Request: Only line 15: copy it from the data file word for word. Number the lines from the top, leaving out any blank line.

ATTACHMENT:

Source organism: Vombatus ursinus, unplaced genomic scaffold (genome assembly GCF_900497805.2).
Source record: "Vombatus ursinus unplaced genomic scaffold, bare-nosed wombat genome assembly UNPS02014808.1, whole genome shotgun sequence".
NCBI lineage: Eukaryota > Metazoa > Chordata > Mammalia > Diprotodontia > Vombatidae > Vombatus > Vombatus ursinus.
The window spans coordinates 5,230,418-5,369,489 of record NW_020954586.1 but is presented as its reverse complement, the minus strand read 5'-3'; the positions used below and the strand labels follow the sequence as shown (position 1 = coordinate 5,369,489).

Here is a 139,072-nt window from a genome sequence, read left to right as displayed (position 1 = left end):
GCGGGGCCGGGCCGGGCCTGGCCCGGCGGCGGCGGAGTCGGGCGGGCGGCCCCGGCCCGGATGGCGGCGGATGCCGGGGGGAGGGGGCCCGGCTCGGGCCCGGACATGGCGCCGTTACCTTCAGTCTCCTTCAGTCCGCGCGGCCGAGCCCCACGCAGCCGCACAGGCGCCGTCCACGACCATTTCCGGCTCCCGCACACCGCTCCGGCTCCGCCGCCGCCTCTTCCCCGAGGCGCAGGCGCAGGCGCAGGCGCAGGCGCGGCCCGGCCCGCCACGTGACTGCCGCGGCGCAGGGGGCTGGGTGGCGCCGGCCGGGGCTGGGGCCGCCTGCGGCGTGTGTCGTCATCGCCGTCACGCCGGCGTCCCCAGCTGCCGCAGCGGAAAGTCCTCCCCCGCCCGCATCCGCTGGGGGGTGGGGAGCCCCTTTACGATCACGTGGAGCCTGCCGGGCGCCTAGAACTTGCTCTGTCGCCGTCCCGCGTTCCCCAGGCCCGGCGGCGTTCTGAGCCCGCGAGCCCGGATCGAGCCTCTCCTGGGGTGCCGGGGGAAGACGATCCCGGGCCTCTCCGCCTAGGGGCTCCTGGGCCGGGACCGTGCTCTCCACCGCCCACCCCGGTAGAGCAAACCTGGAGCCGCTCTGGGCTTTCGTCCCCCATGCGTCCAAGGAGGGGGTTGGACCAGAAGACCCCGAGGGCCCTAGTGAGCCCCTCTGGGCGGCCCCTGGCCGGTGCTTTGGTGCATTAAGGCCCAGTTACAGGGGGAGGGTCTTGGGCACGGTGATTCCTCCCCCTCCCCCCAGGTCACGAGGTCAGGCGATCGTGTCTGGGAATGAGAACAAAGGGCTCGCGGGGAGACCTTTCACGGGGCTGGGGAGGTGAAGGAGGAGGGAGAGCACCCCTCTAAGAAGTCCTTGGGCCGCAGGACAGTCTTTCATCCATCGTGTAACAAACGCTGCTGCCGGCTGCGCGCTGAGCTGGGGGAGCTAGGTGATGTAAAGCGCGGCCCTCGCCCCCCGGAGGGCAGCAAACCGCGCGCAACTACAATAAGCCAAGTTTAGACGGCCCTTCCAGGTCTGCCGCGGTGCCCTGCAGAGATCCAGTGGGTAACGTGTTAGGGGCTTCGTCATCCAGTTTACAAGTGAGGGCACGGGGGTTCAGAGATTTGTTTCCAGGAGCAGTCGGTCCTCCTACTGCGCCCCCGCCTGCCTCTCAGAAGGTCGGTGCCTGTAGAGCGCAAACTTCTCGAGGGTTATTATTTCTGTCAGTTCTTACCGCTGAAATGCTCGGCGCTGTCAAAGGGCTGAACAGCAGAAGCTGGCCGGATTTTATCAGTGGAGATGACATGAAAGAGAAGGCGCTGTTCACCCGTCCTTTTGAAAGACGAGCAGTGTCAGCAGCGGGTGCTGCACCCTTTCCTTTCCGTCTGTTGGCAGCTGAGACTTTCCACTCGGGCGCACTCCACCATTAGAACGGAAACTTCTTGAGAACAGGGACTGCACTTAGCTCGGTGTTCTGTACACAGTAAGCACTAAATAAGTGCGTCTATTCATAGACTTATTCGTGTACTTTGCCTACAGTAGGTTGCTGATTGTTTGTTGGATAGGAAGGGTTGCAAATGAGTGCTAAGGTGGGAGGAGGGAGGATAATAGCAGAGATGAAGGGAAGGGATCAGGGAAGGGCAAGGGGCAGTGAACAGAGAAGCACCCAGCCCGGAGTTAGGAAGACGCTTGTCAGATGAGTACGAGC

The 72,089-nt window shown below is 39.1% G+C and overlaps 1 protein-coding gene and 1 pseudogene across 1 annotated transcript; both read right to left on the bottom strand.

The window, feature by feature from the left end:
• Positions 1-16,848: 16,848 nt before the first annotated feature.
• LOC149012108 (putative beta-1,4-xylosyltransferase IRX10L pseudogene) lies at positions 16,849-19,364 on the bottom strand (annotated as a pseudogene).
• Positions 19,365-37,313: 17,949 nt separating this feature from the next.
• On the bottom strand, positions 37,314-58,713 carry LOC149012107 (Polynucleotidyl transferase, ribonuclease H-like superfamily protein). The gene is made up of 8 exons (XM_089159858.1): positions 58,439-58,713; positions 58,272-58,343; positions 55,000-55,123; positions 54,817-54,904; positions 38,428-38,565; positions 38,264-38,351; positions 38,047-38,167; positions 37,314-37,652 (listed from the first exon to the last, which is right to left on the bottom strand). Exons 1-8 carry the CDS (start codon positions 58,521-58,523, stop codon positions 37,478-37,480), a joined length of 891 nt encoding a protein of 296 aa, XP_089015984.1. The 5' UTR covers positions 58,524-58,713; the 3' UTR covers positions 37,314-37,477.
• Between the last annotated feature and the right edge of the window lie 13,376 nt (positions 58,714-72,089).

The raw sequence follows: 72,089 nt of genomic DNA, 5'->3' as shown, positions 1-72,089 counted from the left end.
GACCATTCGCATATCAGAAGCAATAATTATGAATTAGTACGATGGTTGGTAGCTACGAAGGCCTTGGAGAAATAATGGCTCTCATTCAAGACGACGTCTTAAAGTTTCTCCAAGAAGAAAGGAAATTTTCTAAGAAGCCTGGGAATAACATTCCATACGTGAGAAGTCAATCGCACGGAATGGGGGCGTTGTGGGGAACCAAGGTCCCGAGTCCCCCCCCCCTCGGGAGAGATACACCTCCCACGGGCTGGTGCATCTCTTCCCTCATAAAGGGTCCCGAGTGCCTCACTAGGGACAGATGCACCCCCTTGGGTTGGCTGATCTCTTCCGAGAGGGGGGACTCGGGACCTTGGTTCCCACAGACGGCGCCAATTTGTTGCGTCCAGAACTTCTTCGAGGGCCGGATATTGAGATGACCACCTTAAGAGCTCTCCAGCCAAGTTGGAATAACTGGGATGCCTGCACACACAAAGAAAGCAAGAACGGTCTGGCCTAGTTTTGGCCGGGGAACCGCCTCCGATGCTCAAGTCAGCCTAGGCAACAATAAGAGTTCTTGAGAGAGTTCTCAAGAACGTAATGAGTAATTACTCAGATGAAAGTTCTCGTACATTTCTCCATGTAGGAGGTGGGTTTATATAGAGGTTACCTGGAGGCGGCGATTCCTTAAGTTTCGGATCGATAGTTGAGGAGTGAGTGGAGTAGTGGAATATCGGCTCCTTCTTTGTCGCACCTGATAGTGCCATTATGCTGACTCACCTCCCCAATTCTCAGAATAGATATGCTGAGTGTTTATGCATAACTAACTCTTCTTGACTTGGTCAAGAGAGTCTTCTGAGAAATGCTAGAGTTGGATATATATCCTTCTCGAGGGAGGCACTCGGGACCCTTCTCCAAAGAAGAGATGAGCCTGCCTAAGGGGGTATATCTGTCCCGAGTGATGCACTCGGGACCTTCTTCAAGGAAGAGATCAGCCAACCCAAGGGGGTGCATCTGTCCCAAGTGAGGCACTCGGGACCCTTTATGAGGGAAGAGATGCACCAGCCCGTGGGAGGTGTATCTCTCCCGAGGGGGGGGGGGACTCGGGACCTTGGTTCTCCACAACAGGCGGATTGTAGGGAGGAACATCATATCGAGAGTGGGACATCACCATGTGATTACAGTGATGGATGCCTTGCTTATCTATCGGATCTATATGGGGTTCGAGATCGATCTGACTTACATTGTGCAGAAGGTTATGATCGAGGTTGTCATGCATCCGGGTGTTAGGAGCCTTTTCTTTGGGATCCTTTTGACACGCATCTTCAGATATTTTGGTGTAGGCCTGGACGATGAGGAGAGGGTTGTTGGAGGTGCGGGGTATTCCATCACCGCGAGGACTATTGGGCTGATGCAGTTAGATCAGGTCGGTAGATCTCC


GACCATTCGCATATCAGAAGCAATAATTATGAATTAGTACGATGGTTGGTAGCTACGAAGGCCTTGGAGAAATAATGGCTCTCATTCAAGACGACGTCTTAAAGTTTCTCCAAGAAGAAAGGAAATTTTCTAAGAAGCCTGGGAATAACATTCCATACGTGAGAAGTCAATCGCACGGAATGGGGGCGTTGTGGGGAACCAAGGTCCCGAGTCCCCCCCCCCTCGGGAGAGATACACCTCCCACGGGCTGGTGCATCTCTTCCCTCATAAAGGGTCCCGAGTGCCTCACTAGGGACAGATGCACCCCCTTGGGTTGGCTGATCTCTTCCGAGAGGGGGGACTCGGGACCTTGGTTCCCACAGACGGCGCCAATTTGTTGCGTCCAGAACTTCTTCGAGGGCCGGATATTGAGATGACCACCTTAAGAGCTCTCCAGCCAAGTTGGAATAACTGGGATGCCTGCACACACAAAGAAAGCAAGAACGGTCTGGCCTAGTTTTGGCCGGGGAACCGCCTCCGATGCTCAAGTCAGCCTAGGCAACAATAAGAGTTCTTGAGAGAGTTCTCAAGAACGTAATGAGTAATTACTCAGATGAAAGTTCTCGTACATTTCTCCATGTAGGAGGTGGGTTTATATAGAGGTTACCTGGAGGCGGCGATTCCTTAAGTTTCGGATCGATAGTTGAGGAGTGAGTGGAGTAGTGGAATATCGGCTCCTTCTTTGTCGCACCTGATAGTGCCATTATGCTGACTCACCTCCCCAATTCTCAGAATAGATATGCTGAGTGTTTATGCATAACTAACTCTTCTTGACTTGGTCAAGAGAGTCTTCTGAGAAATGCTAGAGTTGGATATATATCCTTCTCGAGGGAGGCACTCGGGACCCTTCTCCAAAGAAGAGATGAGCCTGCCTAAGGGGGTATATCTGTCCCGAGTGATGCACTCGGGACCTTCTTCAAGGAAGAGATCAGCCAACCCAAGGGGGTGCATCTGTCCCAAGTGAGGCACTCGGGACCCTTTATGAGGGAAGAGATGCACCAGCCCGTGGGAGGTGTATCTCTCCCGAGGGGGGGGGGGACTCGGGACCTTGGTTCTCCACAACAGGCGGATTGTAGGGAGGAACATCATATCGAGAGTGGGACATCACCATGTGATTACAGTGATGGATGCCTTGCTTATCTATCGGATCTATATGGGGTTCGAGATCGATCTGACTTACATTGTGCAGAAGGTTATGATCGAGGTTGTCATGCATCCGGGTGTTAGGAGCCTTTTCTTTGGGATCCTTTTGACACGCATCTTCAGATATTTTGGTGTAGGCCTGGACGATGAGGAGAGGGTTGTTGGAGGTGCGGGGTATTCCATCACCGCGAGGACTATTGGGCTGATGCAGTTAGATCAGGTCGGTAGATCTCC